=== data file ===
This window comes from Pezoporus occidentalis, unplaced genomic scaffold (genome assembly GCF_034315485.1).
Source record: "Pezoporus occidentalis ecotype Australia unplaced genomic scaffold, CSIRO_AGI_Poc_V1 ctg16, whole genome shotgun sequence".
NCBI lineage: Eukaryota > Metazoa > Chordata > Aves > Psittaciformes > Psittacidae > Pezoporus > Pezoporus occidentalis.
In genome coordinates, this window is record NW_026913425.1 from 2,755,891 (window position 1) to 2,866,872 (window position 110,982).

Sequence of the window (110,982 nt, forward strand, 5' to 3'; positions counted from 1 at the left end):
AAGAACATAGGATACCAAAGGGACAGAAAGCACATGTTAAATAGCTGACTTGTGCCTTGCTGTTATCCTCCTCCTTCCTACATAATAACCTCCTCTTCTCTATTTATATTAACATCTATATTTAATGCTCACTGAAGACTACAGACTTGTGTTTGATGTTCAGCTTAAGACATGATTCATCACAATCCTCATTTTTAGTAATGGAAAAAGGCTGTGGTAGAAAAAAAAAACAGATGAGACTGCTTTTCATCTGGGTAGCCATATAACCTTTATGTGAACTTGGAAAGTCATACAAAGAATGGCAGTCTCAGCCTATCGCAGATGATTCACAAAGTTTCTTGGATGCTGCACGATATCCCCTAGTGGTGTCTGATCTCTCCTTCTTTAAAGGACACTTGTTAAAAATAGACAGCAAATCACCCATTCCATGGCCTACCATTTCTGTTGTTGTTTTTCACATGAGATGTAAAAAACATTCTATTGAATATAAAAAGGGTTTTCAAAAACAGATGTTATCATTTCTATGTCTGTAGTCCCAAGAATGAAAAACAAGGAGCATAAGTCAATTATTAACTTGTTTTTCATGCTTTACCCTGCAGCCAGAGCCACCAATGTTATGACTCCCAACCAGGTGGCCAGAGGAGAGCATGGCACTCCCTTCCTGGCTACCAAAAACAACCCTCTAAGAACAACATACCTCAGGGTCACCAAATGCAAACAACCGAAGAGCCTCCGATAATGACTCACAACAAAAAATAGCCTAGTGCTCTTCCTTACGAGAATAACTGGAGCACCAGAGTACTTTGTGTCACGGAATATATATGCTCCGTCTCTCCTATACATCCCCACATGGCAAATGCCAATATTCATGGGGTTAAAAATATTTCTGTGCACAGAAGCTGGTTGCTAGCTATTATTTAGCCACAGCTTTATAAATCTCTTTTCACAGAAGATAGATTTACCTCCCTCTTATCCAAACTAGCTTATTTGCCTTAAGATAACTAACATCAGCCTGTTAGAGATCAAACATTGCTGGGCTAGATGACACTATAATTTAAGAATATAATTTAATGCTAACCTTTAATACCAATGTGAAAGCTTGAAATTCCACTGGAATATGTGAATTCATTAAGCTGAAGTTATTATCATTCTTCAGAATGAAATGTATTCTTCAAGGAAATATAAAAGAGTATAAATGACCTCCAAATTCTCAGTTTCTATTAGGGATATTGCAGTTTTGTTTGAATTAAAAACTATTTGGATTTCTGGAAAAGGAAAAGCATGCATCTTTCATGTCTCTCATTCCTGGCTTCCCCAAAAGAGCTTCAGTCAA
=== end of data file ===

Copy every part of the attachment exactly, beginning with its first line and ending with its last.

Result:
This window comes from Pezoporus occidentalis, unplaced genomic scaffold (genome assembly GCF_034315485.1).
Source record: "Pezoporus occidentalis ecotype Australia unplaced genomic scaffold, CSIRO_AGI_Poc_V1 ctg16, whole genome shotgun sequence".
NCBI lineage: Eukaryota > Metazoa > Chordata > Aves > Psittaciformes > Psittacidae > Pezoporus > Pezoporus occidentalis.
In genome coordinates, this window is record NW_026913425.1 from 2,755,891 (window position 1) to 2,866,872 (window position 110,982).

Sequence of the window (110,982 nt, forward strand, 5' to 3'; positions counted from 1 at the left end):
AAGAACATAGGATACCAAAGGGACAGAAAGCACATGTTAAATAGCTGACTTGTGCCTTGCTGTTATCCTCCTCCTTCCTACATAATAACCTCCTCTTCTCTATTTATATTAACATCTATATTTAATGCTCACTGAAGACTACAGACTTGTGTTTGATGTTCAGCTTAAGACATGATTCATCACAATCCTCATTTTTAGTAATGGAAAAAGGCTGTGGTAGAAAAAAAAAACAGATGAGACTGCTTTTCATCTGGGTAGCCATATAACCTTTATGTGAACTTGGAAAGTCATACAAAGAATGGCAGTCTCAGCCTATCGCAGATGATTCACAAAGTTTCTTGGATGCTGCACGATATCCCCTAGTGGTGTCTGATCTCTCCTTCTTTAAAGGACACTTGTTAAAAATAGACAGCAAATCACCCATTCCATGGCCTACCATTTCTGTTGTTGTTTTTCACATGAGATGTAAAAAACATTCTATTGAATATAAAAAGGGTTTTCAAAAACAGATGTTATCATTTCTATGTCTGTAGTCCCAAGAATGAAAAACAAGGAGCATAAGTCAATTATTAACTTGTTTTTCATGCTTTACCCTGCAGCCAGAGCCACCAATGTTATGACTCCCAACCAGGTGGCCAGAGGAGAGCATGGCACTCCCTTCCTGGCTACCAAAAACAACCCTCTAAGAACAACATACCTCAGGGTCACCAAATGCAAACAACCGAAGAGCCTCCGATAATGACTCACAACAAAAAATAGCCTAGTGCTCTTCCTTACGAGAATAACTGGAGCACCAGAGTACTTTGTGTCACGGAATATATATGCTCCGTCTCTCCTATACATCCCCACATGGCAAATGCCAATATTCATGGGGTTAAAAATATTTCTGTGCACAGAAGCTGGTTGCTAGCTATTATTTAGCCACAGCTTTATAAATCTCTTTTCACAGAAGATAGATTTACCTCCCTCTTATCCAAACTAGCTTATTTGCCTTAAGATAACTAACATCAGCCTGTTAGAGATCAAACATTGCTGGGCTAGATGACACTATAATTTAAGAATATAATTTAATGCTAACCTTTAATACCAATGTGAAAGCTTGAAATTCCACTGGAATATGTGAATTCATTAAGCTGAAGTTATTATCATTCTTCAGAATGAAATGTATTCTTCAAGGAAATATAAAAGAGTATAAATGACCTCCAAATTCTCAGTTTCTATTAGGGATATTGCAGTTTTGTTTGAATTAAAAACTATTTGGATTTCTGGAAAAGGAAAAGCATGCATCTTTCATGTCTCTCATTCCTGGCTTCCCCAAAAGAGCTTCAGTCAA